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    The artist on Egon Schiele, the magic of New York, the poetry of Emily Dickinson and the brilliance of Lena Dunham’s Girls

    Born in 1969 in St Albans, Vermont, Chantal Joffe moved to the UK at the age of 13 with her mother and brother, both also artists. She studied at Camberwell College of Arts and Glasgow School of Art, before graduating with an MA in painting from the Royal College of Art in London. In 2006 she received the prestigious Charles Wollaston award from the Royal Academy of Arts. Joffe’s towering paintings, mostly portraits of women or children, have been exhibited in London, New York, Bologna and Venice, and a number are held by the Saatchi Gallery. Her exhibition Beside the Seaside is currently at the Jerwood Gallery, Hastings.

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    In this witty 18th-century ‘newsprint poem’, the queen of pseudonyms Mary Robinson gently satirises female conventions and conventional females

    Modern Female Fashions

    A FORM, as any taper, fine;
    A head like half-pint bason;
    Where golden cords, and bands entwine,
    As rich as fleece of JASON.

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    A strait-laced upbringing and a disastrous marriage taught the young TS Eliot to camouflage his emotions

    When TS Eliot died, 50 years ago last month, the New York Times called him that “quiet, gray figure who gave new meaning to English-language poetry”. This June marks the centenary of the publication of “The Love Song of J Alfred Prufrock”, which, along with a few other early works including “Gerontion”, “Portrait of a Lady” and “Sweeney Among the Nightingales”, helped Eliot crack open modern poetry. Between 1915 and 1920, while rationing out a handful of radically innovative poems, Eliot published heaps of magisterially conservative literary criticism. Even before The Waste Land, he was famous enough to be parodied by Louis Untermeyer, who imagined “Einstein Among the Coffee Cups” in high Prufrockian style: “The night contracts. A warp in space / Has rumors of Correggio.” In late 1922 Eliot released The Waste Land into a world that seemed to be waiting, if not ready, for it. Joyce had published Ulysses that February; a few months later, Proust was finally translated into English, “so that even the French might read him”, quipped one American critic. “Modernism,” complained another, “they say, is in the air. So is the flu.” The Waste Land was heralded even before its publication as the poem that would epitomise this literary movement, the artistic source from which modernism could endlessly renew itself. Robert Crawford’s new biography, Young Eliot, takes its subject only as far as this momentous publication, ending with some sketchy gestures toward its initial reception.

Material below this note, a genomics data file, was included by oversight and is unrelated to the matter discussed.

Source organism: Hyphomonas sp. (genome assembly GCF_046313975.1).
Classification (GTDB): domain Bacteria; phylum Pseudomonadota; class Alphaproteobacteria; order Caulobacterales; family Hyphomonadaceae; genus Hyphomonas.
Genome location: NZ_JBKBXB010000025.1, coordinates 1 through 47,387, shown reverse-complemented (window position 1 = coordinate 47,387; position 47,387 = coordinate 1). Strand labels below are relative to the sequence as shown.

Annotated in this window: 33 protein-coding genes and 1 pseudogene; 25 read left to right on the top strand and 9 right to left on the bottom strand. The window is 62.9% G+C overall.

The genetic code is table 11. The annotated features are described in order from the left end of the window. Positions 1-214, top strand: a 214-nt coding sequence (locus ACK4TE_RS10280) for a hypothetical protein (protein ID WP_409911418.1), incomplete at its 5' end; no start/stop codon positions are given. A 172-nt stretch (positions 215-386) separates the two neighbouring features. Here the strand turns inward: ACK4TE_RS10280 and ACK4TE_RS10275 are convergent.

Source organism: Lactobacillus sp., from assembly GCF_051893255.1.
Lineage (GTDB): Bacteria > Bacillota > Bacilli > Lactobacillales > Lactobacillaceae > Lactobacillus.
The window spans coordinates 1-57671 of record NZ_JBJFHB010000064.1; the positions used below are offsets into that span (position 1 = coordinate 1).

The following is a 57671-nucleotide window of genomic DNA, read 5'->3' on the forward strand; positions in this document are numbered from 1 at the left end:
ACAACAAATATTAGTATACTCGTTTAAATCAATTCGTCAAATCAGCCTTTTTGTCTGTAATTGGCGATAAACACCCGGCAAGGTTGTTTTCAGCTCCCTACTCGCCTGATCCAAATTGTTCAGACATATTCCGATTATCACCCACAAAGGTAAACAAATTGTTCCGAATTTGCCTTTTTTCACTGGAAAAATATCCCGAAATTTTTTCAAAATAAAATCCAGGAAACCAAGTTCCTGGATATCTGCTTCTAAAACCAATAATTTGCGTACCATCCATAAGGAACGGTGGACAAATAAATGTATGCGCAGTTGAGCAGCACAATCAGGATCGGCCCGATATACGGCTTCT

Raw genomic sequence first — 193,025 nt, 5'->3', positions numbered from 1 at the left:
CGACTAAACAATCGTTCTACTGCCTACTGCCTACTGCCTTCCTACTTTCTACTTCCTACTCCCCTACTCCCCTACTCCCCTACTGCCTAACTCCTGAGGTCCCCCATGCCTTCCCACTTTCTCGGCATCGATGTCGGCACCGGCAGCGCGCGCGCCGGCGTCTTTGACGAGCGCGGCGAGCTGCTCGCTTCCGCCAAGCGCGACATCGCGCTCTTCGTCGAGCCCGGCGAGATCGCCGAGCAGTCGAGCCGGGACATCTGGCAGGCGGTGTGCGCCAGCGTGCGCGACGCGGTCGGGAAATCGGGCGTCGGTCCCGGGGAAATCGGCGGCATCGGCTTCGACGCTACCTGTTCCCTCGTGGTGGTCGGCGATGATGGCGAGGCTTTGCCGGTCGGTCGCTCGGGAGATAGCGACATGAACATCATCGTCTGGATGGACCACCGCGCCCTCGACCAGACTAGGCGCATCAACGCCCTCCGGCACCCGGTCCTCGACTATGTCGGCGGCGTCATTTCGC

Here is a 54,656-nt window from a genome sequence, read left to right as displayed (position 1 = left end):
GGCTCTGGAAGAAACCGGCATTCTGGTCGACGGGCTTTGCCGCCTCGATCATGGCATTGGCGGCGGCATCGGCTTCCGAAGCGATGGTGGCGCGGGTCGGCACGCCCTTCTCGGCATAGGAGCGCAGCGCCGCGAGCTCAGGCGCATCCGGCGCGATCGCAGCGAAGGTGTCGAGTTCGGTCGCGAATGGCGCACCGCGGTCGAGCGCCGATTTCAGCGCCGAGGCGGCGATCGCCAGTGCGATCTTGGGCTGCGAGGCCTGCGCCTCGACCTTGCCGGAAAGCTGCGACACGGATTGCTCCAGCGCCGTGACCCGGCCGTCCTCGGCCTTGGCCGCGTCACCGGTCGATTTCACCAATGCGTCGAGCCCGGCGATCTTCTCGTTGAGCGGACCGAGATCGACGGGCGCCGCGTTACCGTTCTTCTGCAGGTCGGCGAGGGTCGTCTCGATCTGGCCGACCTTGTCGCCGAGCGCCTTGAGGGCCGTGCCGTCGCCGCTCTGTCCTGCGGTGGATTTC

Eliot has been the subject of comparatively few biographies: his will prohibited the use of quotation, forcing his first biographers to resort to paraphrase. This has helped entomb him culturally as the man in “a four-piece suit”, in Virginia Woolf’s phrase, with “his brow so grim / and his mouth so prim”, as he himself once joked. Crawford wants to rescue “the bankerly poet” from his sepulchre of priggishness, and inject some colour into the quiet grey figure. Trying to loosen Eliot up, Crawford familiarly calls him Tom, tells us (too) many times that he was mischievous and emphasises the bawdy verse he wrote as an undergraduate. He focuses primarily on the twin influences that Eliot’s upbringing as a shy (another constant word) child in a strict family, and his education, had on his imagination. Although Eliot knew that “literature is not primarily a matter of nationality, but of language”, he also understood the importance of place, insisting after 30 years as a British citizen that his poetry, “in its sources, in its emotional springs, it comes from America”. Seeking those sources, Crawford’s masterfully researched chronicle enriches the familiar story of Eliot’s early years in St Louis, education at Harvard and Oxford, travels on the continent and ultimate residence in London. The first biography permitted to quote extensively from Eliot’s language, Young Eliot finally brings the poet’s life-defining gift into the story.